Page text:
Those around Cuthbertson High School junior point guard Shelton Mitchell often marvel at how level-headed he’s been about all the attention he’s receiving.
“It just doesn’t faze him,” Cavs coach Mike Helms said.
Not the flood of recruiting letters that arrive daily, not hob-knobbing with other blue-chippers he’d previously read about on the Internet, nor the scholarship offers to top-shelf programs he’s already received. Not even the sight of coaches such as the University of North Carolina’s Roy Williams watching him practice seems to rattle Mitchell.
Many kids would have a tough time fitting their heads through the gym’s doors with that kind of attention.
“I don’t worry about that with Shelton,” Helms said. “He’s been the same level-headed kid since I first met him.”
And because of that, Mitchell and his Cuthbertson team have an excellent shot of raising their profiles even higher this season.
No rest for the weary
Initially, Mitchell’s miss at the buzzer of Cuthbertson’s loss to Kinston in the Class 2A state finals last year simply marked the end of a magical season by the Cavs in which they went 31-2 and established themselves as a power in just the school’s third year of existence.
But in the following days, it might’ve turned into something else.
“I remember talking to my family after that game, and basically I was working hard, but I thought I wasn’t working hard enough,” Mitchell recalled. “I told myself I wasn’t going to let that happen again.
“I took maybe three days off. After that, I started doing anything I could, whether it was getting stronger, watching film or working out – whatever I needed to do, I did it.”
It’s important to note that what Mitchell characterized as ill-prepared would be pretty darned special for most. Mitchell averaged 23.6 points, 5.6 rebounds and 4.7 assists per game for the Cavs, en route to picking up the Rocky River 1A/2A conference’s player of the year award as well as an honorable-mention nod on Maxpreps.com’s Sophomore All-American team.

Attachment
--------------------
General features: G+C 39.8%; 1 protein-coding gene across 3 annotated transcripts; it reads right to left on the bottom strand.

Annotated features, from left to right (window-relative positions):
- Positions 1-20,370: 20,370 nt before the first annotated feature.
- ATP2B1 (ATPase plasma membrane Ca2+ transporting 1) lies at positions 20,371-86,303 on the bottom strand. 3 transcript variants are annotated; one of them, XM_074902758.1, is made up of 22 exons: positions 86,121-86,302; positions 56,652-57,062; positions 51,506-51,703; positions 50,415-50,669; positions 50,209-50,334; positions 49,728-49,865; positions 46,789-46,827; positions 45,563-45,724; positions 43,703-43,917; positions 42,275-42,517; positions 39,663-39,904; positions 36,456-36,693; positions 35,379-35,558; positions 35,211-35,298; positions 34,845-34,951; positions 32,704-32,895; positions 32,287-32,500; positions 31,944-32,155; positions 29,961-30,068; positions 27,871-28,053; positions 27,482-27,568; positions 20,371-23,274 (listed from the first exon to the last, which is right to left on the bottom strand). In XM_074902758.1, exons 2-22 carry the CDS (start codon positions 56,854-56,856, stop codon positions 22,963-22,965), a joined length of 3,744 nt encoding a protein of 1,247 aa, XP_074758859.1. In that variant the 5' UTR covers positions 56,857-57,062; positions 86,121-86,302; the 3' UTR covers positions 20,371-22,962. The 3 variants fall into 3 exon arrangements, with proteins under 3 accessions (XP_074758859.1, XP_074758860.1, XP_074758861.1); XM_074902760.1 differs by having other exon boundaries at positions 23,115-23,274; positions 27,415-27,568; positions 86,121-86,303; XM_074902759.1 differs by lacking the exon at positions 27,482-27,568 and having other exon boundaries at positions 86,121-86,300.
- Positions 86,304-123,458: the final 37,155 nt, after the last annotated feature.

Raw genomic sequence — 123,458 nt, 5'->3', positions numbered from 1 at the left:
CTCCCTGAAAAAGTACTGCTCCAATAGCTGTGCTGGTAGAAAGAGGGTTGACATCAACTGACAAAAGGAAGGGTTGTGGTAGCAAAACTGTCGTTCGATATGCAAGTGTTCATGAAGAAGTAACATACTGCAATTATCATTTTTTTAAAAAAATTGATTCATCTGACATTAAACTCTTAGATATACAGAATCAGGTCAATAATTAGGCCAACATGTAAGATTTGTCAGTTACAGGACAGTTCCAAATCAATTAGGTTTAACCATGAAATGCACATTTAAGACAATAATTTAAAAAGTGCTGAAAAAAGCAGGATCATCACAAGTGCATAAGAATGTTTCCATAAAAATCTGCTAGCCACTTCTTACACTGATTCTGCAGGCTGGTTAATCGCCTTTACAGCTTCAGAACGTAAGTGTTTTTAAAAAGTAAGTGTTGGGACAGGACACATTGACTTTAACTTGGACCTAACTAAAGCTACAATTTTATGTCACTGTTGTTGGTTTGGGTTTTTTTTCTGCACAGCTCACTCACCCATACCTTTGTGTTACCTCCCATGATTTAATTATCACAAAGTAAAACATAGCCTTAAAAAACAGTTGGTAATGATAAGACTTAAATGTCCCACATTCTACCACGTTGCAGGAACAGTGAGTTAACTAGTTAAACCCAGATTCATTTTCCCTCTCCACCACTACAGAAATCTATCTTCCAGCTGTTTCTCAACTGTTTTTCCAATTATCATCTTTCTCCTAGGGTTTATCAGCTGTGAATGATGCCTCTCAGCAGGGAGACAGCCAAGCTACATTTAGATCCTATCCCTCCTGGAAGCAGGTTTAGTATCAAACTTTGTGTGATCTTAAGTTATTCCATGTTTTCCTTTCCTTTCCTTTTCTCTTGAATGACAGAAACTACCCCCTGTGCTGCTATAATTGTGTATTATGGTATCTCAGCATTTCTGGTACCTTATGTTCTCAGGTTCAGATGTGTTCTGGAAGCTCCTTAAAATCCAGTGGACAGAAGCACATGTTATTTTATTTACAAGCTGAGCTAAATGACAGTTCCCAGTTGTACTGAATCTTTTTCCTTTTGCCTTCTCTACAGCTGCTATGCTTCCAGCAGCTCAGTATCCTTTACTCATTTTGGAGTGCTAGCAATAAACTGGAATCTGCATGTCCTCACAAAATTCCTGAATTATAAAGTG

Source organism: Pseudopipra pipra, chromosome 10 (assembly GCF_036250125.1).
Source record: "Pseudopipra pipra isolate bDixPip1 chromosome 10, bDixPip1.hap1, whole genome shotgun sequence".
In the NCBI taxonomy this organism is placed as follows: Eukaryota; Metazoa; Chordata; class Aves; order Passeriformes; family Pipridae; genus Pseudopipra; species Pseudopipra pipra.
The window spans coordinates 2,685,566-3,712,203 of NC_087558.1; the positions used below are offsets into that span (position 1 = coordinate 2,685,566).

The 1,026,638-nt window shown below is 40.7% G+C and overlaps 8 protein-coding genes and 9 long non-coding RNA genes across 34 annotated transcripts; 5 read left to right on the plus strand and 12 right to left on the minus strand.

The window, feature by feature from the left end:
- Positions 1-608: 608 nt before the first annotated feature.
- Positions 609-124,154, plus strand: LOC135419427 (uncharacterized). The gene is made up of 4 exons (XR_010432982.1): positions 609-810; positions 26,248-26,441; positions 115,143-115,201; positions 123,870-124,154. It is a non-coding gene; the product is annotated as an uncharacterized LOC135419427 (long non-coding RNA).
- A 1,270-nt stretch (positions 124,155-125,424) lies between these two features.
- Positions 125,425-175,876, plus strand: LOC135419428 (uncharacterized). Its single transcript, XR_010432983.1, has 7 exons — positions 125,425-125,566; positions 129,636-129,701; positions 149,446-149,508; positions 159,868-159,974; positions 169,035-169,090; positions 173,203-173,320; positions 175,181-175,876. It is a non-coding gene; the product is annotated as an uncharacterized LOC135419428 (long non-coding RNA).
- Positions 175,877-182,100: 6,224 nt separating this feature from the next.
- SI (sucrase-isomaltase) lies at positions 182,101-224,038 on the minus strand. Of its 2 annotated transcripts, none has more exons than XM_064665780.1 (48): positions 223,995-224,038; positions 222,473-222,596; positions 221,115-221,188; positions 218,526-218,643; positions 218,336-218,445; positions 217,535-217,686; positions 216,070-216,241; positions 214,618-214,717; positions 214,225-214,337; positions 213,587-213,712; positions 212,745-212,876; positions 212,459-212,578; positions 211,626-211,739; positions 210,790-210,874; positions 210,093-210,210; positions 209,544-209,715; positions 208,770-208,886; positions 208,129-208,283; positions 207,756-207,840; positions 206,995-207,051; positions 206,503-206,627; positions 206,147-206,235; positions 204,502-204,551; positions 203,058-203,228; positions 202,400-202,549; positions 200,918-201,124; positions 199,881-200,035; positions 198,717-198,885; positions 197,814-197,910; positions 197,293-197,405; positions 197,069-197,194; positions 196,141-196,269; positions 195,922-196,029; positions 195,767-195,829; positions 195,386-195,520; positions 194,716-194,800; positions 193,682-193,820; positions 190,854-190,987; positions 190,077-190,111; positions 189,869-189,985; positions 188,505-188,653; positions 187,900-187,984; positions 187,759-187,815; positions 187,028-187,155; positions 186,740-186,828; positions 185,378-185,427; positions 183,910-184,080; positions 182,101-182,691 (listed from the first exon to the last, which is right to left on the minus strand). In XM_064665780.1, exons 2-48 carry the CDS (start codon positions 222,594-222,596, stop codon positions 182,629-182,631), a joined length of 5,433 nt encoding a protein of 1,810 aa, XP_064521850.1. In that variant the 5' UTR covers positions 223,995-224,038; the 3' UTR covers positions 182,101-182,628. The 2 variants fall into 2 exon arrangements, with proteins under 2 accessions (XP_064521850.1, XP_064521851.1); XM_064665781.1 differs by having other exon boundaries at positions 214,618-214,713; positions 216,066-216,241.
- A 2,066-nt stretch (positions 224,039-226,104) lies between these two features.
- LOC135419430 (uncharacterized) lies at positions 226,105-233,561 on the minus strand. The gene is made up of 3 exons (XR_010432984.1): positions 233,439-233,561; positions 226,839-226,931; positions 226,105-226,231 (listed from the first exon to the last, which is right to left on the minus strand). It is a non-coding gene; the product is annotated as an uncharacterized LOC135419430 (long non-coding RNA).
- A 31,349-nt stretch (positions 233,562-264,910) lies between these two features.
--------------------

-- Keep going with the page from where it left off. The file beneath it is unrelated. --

But there were several things that both Mitchell and the Cavs coaching staff identified as areas that needed improvement. First, he wanted to get stronger, which would mean having a greater presence on the defensive end.
“I did do a lot this summer to get stronger,” Mitchell said. “If it was being in the pool or flipping tires or working out in the weight room, I did it all this summer.”
In all, Mitchell said he packed on roughly 15 pounds of muscle, giving him 185 pounds on his 6-foot-3 frame.
Lastly, he needed to become a better communicator on the court. It was something he’d heard from both Helms and the organizer of his AAU team, Los Angeles Clippers point guard Chris Paul.
That might’ve been the toughest transition of all, said Mitchell.
“I’ve always been the type of guy that’s led by example with everything,” Mitchell explained. “I’ve never been the type to talk. I mean, I’ll talk with my friends but not really just get out on the court and be vocal.
“(Paul) told me, ‘That’s OK, but at the same time I need you to be vocal and lead that way also.’”
It’s an important point for the Cavs since Mitchell hardly is the lone talent on the team. Isaiah Cureton, Cornelius Stradford, Emmitt Afam, Jorden Hardrick-Givens and Lucius McMillon all are outstanding players in their own right. And communication, said Helms, is essential on a roster with so many gifted performers.
“I really think he’s grown as far as trusting his teammates,” Helms said. “I’m watching our scrimmages and he’s really creating a lot of good shot opportunities for his teammates. We’re real excited about what he can do as far as leading our team.”